Finally the Eastern Sunda river system emptied northern Java and southern Borneo, flowing in an easterly direction between Borneo and Java into the Java Sea.[13]

See also


  1. Zvi Ben-Avraham, "Structural framework of the Sunda Shelf and vicinity" Structural Geology (January 1973) abstract; Monk, K.A.; Fretes, Y.; Reksodiharjo-Lilley, G. (1996). The Ecology of Nusa Tenggara and Maluku. Hong Kong: Periplus Editions Ltd. p. 10. ISBN 962-593-076-0.
  2. va Bemmelen, R.W. (1949). The Geology of Indonesia. Vol. IA: General Geology of Indonesia and Adjacent Archipelagoes. Matinus Nithoff, The Hague, 723 pp.
  3. Tomascik, T; Mah, J.A.; Nontji, A.; Moosa, M.K. (1996). The Ecology of the Indonesian Seas – Part One. Hong Kong: Periplus Editions Ltd. p. 74. ISBN 962-593-078-7.
  4. Monk, K.A.; Fretes, Y.; Reksodiharjo-Lilley, G. (1996). The Ecology of Nusa Tenggara and Maluku. Hong Kong: Periplus Editions Ltd. p. 10. ISBN 962-593-076-0.
  5. Till Hanebuth, Karl Stattegger and Pieter M. Grootes, "Rapid Flooding of the Sunda Shelf: A Late-Glacial Sea-Level Record", Science 288 12 May 2000:1033-35.
  6. Tomascik, T; Mah, J.A.; Nontji, A.; Moosa, M.K. (1996). The Ecology of the Indonesian Seas – Part One. Hong Kong: Periplus Editions Ltd. pp. 580–581. ISBN 962-593-078-7.
  7. Andrew B. G. Bush and Richard G. Fairbanks, "Exposing the Sunda shelf: Tropical responses to eustatic sea level change", Journal of Geophysical Research 108 (2003).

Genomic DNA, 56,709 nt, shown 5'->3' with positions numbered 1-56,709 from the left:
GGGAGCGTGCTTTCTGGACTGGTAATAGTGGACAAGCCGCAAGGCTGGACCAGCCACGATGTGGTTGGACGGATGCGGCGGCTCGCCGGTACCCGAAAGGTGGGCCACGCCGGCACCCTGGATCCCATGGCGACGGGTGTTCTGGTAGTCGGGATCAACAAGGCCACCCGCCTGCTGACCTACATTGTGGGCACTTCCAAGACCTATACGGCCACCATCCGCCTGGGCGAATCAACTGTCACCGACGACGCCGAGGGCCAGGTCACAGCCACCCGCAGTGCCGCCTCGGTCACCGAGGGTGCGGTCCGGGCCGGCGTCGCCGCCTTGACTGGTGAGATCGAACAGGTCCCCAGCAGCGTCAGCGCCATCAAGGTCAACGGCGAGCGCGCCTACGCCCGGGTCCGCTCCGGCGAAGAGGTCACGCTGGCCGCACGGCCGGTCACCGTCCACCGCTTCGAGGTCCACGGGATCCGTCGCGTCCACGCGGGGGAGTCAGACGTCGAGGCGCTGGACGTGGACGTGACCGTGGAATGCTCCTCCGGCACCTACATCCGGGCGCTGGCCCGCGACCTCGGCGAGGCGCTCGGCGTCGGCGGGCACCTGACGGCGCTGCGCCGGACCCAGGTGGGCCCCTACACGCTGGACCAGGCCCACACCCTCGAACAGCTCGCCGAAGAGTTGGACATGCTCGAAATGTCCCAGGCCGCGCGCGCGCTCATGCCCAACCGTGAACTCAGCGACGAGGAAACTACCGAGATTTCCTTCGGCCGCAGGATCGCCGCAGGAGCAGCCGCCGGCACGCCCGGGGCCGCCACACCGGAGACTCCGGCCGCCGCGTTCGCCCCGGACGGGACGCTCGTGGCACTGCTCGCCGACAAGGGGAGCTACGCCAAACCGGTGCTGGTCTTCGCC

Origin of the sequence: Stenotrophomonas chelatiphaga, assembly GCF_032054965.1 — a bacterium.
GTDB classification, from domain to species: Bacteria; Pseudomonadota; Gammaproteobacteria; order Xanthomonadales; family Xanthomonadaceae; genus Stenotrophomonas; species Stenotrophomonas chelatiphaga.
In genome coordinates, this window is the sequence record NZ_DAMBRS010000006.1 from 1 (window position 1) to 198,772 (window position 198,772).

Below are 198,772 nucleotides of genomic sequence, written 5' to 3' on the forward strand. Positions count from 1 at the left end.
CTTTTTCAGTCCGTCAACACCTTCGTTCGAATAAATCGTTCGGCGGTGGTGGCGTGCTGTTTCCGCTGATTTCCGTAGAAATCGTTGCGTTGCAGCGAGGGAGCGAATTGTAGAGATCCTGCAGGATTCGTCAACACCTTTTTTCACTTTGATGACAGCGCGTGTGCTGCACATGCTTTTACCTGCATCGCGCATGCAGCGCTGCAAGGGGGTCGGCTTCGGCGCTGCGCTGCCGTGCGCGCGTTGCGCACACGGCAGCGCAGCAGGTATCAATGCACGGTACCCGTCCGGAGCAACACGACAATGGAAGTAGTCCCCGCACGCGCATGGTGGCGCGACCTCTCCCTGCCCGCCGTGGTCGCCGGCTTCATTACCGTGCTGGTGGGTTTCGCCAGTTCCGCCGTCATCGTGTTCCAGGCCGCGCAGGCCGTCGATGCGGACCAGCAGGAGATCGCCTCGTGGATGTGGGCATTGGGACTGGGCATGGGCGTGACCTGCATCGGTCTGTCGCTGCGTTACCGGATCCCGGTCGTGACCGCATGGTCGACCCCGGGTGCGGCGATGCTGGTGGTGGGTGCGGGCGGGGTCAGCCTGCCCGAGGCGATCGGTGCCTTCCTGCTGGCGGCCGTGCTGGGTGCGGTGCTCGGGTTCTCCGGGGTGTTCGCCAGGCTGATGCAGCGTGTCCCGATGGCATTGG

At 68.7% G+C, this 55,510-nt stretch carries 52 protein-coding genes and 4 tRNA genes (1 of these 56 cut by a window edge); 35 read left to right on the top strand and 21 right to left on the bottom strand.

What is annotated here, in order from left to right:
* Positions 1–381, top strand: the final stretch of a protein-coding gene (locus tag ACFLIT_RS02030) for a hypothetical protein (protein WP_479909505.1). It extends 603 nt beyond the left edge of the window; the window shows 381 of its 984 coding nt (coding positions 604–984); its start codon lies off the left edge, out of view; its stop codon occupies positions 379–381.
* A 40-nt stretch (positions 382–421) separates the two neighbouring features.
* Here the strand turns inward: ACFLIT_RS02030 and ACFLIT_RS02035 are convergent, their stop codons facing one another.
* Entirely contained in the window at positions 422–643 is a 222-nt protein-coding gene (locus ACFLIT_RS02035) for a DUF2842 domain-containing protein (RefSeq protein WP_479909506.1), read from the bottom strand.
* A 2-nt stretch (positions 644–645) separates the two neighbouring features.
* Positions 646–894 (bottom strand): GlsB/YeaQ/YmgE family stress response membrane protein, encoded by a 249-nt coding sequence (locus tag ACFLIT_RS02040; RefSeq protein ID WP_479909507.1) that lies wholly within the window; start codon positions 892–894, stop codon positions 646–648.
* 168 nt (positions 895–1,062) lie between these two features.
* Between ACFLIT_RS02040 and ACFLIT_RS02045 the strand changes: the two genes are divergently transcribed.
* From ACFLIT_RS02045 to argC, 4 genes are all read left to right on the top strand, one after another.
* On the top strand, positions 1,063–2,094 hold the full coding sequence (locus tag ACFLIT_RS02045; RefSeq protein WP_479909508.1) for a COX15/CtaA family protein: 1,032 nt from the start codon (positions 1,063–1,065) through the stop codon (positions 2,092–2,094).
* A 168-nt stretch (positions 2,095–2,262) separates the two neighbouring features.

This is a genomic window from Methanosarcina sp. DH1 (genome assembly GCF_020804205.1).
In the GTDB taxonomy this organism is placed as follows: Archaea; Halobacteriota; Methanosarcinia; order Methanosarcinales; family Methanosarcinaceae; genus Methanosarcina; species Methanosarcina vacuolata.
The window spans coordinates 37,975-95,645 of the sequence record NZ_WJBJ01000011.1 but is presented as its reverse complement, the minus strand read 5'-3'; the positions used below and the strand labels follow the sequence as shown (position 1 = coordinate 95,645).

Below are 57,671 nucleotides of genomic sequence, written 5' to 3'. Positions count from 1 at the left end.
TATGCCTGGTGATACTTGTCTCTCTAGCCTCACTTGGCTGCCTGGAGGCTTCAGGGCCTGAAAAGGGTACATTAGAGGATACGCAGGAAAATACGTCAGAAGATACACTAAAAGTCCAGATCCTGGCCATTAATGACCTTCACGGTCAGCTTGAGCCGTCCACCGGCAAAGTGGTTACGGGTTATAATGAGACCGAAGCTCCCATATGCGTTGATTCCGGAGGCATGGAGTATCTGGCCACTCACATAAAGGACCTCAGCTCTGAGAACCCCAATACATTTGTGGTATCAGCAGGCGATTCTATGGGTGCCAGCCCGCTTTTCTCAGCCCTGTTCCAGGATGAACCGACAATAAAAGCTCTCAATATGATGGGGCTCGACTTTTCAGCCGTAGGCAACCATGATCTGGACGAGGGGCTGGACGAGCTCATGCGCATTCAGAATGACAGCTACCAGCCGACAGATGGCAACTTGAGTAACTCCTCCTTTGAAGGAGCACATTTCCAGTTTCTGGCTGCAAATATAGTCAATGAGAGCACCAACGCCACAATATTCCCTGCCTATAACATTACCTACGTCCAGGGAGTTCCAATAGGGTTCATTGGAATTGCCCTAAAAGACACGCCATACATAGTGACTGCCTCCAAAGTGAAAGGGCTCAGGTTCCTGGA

8. Earle, W. (1845). On the physical structure and arrangement of the Indonesian Archipelago. Journal of the Geographical Society of London 15: 358:365
  9. Voris, Harold K. (September 2000). "Maps of Pleistocene sea levels in Southeast Asia shorelines, river systems and time durations". Journal of Biogeography. Field Museum of Natural History, Chicago, Illinois, USA. 27 (5): 1153–1167. doi:10.1046/j.1365-2699.2000.00489.x.
  10. Molengraaff, G. A. F.; Hinde, George Jennings (1902). Borneo-expedition. Geological explorations in Central Borneo (1893-94). Leyden, E.J. Brill. pp. 189–196.
  11. Hanebuth, Till; Stattegger, Karl; Grootes, Pieter M. (11 October 1999). "Rapid Flooding of the Sunda Shelf: A Late-Glacial Sea-Level Record" (PDF). Science. 288 (12 MAY 20): 1034. doi:10.1126/science.288.5468.1033. PMID 10807570. Retrieved 29 June 2016.
  12. Tjia, H.D. (1980). The Sunda Shelf, Southeast Asia. Z. Geomorph. 24: 405-427. (23.3.6)
  13. Whitten, T; Soeriaatmadja, R. E.; Suraya A. A. (1996). The Ecology of Java and Bali. Hong Kong: Periplus Editions Ltd. p. 118. ISBN 978-9625938882.
  • Voris, H., and C. Simpson, 2000 and 2006, The Field Museum, Chicago, Illinois.